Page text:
Early progressive mobilization
The strategy for whole-body rehabilitation could improve mechanical patients’ functional outcomes and ventilator-free days, decrease incidence of delirium, length of ICU and hospital days (23). Many studies have proved early mobilization is safe and effect for the critically ill patients (24,25), but when and how to start early mobilization protocol is still debated. However, an expert consensus and recommendations could be used for safety criteria. Mobilizing patients in ICU may be considered according to a traffic-light system of low risk of an adverse event (green), potential risk of an adverse event is outweighed by the benefit of early mobilization (yellow) and significant potential risk of an adverse event requiring consultation with senior ICU staff (red) (26), and awakening and breathing coordination, delirium monitoring/management, early exercise/mobility (ABCDE) bundle could help to the treatment of implementation (25).
Light sedation and delirium controlled
Light sedation is associated with improved clinical outcomes (e.g., shorter duration of mechanical ventilation and length of ICU stay). Therefore, the guidelines for the management of pain, agitation, and delirium recommend maintaining light levels of sedation in adult ICU patients (27). Delirium is associated with prolonged length of ICU and hospital stay, increased mortality, and long-term cognitive impairment in ICU patients (28). Early mobilization of the patients and avoiding benzodiazepine usage could prevent delirium (27).
Improve endocrine and metabolic dysfunctions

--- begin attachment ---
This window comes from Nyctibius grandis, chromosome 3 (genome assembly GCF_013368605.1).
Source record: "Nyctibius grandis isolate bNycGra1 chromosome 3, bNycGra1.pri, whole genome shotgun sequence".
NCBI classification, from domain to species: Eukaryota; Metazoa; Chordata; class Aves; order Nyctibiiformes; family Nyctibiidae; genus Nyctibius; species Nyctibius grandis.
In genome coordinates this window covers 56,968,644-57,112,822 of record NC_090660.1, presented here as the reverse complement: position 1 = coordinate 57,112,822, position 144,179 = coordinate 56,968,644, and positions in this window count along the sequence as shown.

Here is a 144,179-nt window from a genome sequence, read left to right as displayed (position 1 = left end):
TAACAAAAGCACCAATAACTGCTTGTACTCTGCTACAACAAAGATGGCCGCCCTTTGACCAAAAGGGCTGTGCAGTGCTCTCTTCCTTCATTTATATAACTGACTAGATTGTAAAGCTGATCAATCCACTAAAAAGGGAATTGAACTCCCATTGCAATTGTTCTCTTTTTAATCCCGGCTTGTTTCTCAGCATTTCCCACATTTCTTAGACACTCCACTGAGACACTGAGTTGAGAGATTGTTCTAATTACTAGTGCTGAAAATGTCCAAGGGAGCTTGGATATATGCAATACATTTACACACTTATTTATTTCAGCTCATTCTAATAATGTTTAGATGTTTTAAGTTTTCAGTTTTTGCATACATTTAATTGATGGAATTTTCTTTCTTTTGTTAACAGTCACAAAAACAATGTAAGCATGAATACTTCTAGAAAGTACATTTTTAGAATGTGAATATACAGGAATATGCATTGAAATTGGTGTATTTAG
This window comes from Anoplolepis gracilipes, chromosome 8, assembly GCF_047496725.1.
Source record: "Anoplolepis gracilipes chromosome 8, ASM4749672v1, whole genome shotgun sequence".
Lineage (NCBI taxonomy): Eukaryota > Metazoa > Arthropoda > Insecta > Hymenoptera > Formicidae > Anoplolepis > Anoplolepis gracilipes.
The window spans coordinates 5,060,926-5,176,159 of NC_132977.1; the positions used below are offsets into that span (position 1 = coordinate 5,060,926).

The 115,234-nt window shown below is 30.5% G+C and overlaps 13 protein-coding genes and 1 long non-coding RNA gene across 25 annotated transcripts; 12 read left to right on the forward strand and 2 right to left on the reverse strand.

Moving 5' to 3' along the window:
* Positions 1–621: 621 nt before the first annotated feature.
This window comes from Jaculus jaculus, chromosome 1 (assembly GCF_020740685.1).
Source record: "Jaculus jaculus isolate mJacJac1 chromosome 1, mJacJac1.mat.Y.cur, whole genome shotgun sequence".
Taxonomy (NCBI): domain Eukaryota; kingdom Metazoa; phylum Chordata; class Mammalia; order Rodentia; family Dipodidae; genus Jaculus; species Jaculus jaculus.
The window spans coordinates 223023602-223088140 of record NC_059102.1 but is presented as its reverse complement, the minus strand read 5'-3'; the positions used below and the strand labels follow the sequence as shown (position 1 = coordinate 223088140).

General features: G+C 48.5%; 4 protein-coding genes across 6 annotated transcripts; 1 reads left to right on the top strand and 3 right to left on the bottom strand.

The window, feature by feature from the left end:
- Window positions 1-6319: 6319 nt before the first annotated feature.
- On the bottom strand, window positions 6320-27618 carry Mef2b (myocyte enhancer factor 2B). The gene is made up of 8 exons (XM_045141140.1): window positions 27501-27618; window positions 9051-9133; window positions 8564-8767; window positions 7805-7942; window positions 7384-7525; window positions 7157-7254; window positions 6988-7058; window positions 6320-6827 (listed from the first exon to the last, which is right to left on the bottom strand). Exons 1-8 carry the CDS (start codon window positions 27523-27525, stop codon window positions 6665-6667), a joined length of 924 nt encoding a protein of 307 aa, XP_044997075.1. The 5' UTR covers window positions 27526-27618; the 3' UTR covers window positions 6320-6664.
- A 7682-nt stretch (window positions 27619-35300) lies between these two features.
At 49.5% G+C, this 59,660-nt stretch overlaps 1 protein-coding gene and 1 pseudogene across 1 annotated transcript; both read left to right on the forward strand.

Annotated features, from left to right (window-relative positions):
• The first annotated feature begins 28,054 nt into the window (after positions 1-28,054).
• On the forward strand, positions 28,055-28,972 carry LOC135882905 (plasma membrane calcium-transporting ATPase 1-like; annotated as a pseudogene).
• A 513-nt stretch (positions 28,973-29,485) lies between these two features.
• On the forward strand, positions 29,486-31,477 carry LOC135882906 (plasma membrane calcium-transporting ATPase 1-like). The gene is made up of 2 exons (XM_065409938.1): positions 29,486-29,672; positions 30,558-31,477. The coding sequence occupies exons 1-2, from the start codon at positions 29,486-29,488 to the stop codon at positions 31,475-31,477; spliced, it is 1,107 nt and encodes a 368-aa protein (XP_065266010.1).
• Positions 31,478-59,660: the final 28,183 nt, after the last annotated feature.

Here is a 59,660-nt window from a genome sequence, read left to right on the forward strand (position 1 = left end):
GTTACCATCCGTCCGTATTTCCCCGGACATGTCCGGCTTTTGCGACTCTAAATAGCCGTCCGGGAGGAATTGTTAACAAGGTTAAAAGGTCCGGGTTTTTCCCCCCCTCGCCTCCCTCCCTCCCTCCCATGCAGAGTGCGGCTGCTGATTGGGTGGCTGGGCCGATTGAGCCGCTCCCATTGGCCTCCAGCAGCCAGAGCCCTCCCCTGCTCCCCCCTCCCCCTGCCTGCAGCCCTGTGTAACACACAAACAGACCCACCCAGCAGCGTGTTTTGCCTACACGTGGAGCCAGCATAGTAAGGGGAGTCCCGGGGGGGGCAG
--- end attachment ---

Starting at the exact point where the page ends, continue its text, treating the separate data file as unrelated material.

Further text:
Difficult weaning induced by endocrine and metabolic dysfunctions is usually ignored. Adrenal insufficiency, hypothyroidism, and electrolyte disturbances (e.g., very low plasma levels of phosphate and magnesium) are associated with difficult and prolonged weaning (5). These diseases should be taken into consideration when treating difficult weaning patients.
In conclusion, physicians and intensivists should pay more attention to critically ill patients receiving PMV. How to improve long-term outcomes of these patients needs the further study. If we could reduce the risks of PMV at the first step, these patients will start on the journey towards better outcomes.
Funding: This work was sponsored by grants (81300043 and 81370180) from the National Natural Science Foundation of China, Jiangsu Clinical Science and Technology Projects (BL2013030) and grants (BK20131302) from Jiangsu Natural Science Foundation.
Provenance: This is a Guest Editorial commissioned by the section editor Wan-Jie Gu (Department of Anesthesiology, Affiliated Drum Tower Hospital, Medical College of Nanjing University, Nanjing, China).
Conflicts of Interest: The authors have no conflicts of interest to declare.